The Parental Intelligence Newsletter


December 2009


Hi, this is Bob Collier inviting you to 'explore the psychology of happy and successful parenting', connect with bright minds, discover new ideas and sail outside the mainstream for a while without running aground.

All that and more.

In this month's issue of the Parental Intelligence Newsletter there are links to 27 articles and 19 notices and items of news. As always, I trust you will find in my latest collection of parenting, education and personal development ideas and information from around the internet something that will make a positive difference to your life - and, through you, to the lives of your children.

Please scroll down to pick and choose whatever is of interest and useful to you.

Thank you for being here! I appreciate this opportunity to be of help to you in your parenting adventure and wish you all the happiness and success you would wish yourself.

See you next month!

Bob


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"Just because something is easy to measure doesn't mean it's important." - Seth Godin
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ARTICLE LINKS


The Human Baby
by James Kimmel, Ph.D.

The human infant is a helpless creature at birth. He is virtually immobile, he cannot creep, walk, or speak, and is greatly limited in his ability to act with purpose. Unlike other primates, he cannot even hold on to or cling to his mother. He must be carried if he is to go from one place to another. Seventy-five per cent of his brain develops after birth. He cannot continue to live without the efforts of another human. He requires years of development before he can care for himself. A baby's helplessness and immature development requires a source of care. Nature has provided a source to match this need - the human mother.

Read more ...


Touch Hunger
by Ellen C. Braun


Perhaps the most effective way to determine the value of an idea is to determine the negative effects that occur when that concept is missing.

Let's examine the power of human touch regarding children and the accompanying effects that can result from insufficient physical contact.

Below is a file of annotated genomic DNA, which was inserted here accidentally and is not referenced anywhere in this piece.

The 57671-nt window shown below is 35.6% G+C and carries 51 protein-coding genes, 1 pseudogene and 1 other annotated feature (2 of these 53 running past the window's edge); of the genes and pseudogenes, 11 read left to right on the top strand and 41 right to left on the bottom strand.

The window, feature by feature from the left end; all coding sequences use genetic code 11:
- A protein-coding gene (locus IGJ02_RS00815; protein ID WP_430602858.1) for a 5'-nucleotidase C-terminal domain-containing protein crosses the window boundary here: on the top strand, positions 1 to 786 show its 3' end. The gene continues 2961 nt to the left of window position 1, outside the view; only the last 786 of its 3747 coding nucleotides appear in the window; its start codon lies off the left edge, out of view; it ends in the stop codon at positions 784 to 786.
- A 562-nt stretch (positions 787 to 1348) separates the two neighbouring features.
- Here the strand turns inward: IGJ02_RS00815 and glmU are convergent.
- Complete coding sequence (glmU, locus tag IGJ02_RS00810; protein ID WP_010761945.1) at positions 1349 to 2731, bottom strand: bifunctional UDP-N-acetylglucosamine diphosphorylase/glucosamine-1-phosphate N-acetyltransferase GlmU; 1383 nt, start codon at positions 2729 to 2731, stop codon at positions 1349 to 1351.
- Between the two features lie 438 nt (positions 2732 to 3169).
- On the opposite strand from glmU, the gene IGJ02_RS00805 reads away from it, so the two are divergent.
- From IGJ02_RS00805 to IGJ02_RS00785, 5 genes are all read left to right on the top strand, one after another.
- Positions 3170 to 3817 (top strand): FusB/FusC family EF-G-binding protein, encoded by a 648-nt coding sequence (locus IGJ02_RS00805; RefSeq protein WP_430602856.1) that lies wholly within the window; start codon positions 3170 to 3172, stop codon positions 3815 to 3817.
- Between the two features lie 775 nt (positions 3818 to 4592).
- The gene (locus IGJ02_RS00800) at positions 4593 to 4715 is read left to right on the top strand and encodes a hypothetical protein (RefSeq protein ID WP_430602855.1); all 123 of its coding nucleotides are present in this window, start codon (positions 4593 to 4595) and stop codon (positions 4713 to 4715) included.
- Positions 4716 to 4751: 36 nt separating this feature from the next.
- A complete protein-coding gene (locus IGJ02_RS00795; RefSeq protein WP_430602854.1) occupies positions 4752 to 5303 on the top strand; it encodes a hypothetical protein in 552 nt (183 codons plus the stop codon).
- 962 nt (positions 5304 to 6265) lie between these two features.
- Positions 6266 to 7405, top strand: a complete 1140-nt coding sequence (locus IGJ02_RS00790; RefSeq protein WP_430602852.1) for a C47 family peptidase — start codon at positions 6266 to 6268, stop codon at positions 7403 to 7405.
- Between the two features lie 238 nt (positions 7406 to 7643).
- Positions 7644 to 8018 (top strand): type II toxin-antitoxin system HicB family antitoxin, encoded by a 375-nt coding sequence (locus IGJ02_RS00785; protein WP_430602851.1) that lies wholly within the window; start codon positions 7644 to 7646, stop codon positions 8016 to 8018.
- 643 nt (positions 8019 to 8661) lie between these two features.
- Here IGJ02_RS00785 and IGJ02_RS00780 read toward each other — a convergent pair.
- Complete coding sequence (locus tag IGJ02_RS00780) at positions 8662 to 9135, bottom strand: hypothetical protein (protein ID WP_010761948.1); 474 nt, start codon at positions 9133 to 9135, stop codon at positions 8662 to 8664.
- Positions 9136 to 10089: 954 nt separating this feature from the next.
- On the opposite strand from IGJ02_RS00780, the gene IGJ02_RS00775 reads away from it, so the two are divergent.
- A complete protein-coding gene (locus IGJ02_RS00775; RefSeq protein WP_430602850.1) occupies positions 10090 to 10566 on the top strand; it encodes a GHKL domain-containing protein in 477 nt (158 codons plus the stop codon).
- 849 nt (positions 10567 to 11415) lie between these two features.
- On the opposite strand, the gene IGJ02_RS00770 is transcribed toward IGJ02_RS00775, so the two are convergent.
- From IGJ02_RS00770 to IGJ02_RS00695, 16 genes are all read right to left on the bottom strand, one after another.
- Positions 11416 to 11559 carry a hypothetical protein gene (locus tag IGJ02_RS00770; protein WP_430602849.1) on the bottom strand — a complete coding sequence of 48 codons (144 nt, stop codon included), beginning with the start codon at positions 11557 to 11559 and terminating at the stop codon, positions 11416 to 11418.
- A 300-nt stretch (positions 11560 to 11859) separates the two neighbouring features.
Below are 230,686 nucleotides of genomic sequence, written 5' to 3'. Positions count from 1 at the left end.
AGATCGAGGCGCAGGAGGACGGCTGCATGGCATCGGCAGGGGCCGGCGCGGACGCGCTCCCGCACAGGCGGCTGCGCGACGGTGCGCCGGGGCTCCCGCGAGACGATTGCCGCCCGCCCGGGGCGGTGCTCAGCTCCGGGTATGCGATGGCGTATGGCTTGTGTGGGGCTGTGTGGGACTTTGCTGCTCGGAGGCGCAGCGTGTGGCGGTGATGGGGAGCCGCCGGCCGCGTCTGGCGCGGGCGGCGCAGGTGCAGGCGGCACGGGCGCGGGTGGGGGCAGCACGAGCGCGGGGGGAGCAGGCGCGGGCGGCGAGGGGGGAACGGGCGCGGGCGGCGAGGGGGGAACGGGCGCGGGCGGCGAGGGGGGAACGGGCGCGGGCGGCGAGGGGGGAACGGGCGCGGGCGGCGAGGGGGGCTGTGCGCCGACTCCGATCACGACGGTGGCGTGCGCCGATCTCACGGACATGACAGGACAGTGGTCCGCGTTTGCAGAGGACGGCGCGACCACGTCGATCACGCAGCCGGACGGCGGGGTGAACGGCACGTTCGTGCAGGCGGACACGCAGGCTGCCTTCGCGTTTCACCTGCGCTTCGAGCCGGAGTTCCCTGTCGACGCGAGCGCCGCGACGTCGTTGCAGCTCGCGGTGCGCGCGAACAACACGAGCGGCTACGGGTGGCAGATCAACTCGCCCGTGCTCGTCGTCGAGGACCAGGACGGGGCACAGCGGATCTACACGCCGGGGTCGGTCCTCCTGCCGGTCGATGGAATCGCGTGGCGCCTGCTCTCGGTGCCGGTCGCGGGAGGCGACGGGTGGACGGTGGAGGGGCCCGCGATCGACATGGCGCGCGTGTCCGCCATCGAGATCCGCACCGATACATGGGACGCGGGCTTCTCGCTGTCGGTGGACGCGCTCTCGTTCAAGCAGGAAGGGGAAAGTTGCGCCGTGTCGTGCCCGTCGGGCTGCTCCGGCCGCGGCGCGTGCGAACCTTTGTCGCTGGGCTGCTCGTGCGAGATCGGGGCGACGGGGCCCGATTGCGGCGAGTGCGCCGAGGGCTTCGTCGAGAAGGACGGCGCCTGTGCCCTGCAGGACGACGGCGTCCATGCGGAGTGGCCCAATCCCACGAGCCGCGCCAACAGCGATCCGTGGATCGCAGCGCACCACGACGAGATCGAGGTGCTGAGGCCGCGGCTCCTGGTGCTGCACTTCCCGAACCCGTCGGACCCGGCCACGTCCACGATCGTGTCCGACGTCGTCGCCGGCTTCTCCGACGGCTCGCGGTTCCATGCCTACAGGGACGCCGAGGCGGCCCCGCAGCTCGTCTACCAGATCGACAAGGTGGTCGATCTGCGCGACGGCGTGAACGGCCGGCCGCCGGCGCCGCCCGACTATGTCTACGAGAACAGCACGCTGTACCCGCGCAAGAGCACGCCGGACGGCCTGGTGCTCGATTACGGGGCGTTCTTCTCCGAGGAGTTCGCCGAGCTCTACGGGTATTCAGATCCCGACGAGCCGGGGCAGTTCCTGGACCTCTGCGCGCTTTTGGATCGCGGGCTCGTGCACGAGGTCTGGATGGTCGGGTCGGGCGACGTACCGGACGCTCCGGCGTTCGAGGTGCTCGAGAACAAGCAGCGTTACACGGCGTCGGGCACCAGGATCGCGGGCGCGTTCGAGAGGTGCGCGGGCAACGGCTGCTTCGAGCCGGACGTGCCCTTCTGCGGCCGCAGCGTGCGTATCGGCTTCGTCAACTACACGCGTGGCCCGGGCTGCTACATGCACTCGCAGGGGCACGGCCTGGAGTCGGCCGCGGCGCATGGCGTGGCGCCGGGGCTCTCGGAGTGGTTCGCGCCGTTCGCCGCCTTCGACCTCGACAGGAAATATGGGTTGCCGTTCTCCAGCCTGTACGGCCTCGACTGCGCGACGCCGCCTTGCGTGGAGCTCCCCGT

Read more ...


Mature Parents Having Babies
by Ronit Baras

This year, when my sister had her first baby at the age of 41, we had a discussion about the oldest age that is still reasonable for people to have kids.

I had Eden at the age of 24 and I was convinced Gal and I were the first parents in our class, but last year, when we met our high school friends after many years, I was surprised to discover that some of them had kids older or closer to Eden's age. Since I had my first child 20 years ago, society has changed and 24 is now considered an early age to have kids in many places. Statistically, people now have fewer kids and start having them when they are older.

There are many advantages to having kids early, and as many disadvantages. Similarly, there are many advantages to having kids late, and as many disadvantages.

Read more ...


Out of the blue and in the pink
by Ben Goldacre, The Guardian

I love evolutionary psychologists, because the ideas, like "girls prefer pink because they need to be better at hunting berries" are so much fun. Sure there are problems, like, we don't know a lot about life in the pleistocene period through which humans evolved; their claims sound a bit like "just so" stories, relying on their own internal, circular logic; the evidence for genetic influence on behaviour, emotion, and cognition, is coarse; they only pick the behaviours which they think they can explain while leaving the rest; and they get in trouble as soon as they go beyond examining broad categories of human behaviours across societies and cultures, becoming crassly ethnocentric. But that doesn't stop me enjoying their ideas.

Read more ...

         
Growing shift in parental gender roles
by Teresa Garcia, abc7news.com

A new book explores how stay-at-home dads and breadwinning moms are transforming the American family. The book is called "The Daddy Shift." The man who wrote it believes the definition of fatherhood is undergoing significant change.

Read more ...


Money can buy happiness
by Kris Laroche

Money. Such an interesting thing. By itself, it means nothing. But what it represents is energy, so it makes many things possible. Not everything, but lots.

Read more ...


Social scientists build case for 'survival of the kindest'
by Yasmin Anwar


Researchers at the University of California, Berkeley, are challenging long-held beliefs that human beings are wired to be selfish. In a wide range of studies, social scientists are amassing a growing body of evidence to show we are evolving to become more compassionate and collaborative in our quest to survive and thrive.

Read more ...


There is No "Throwaway" Behavior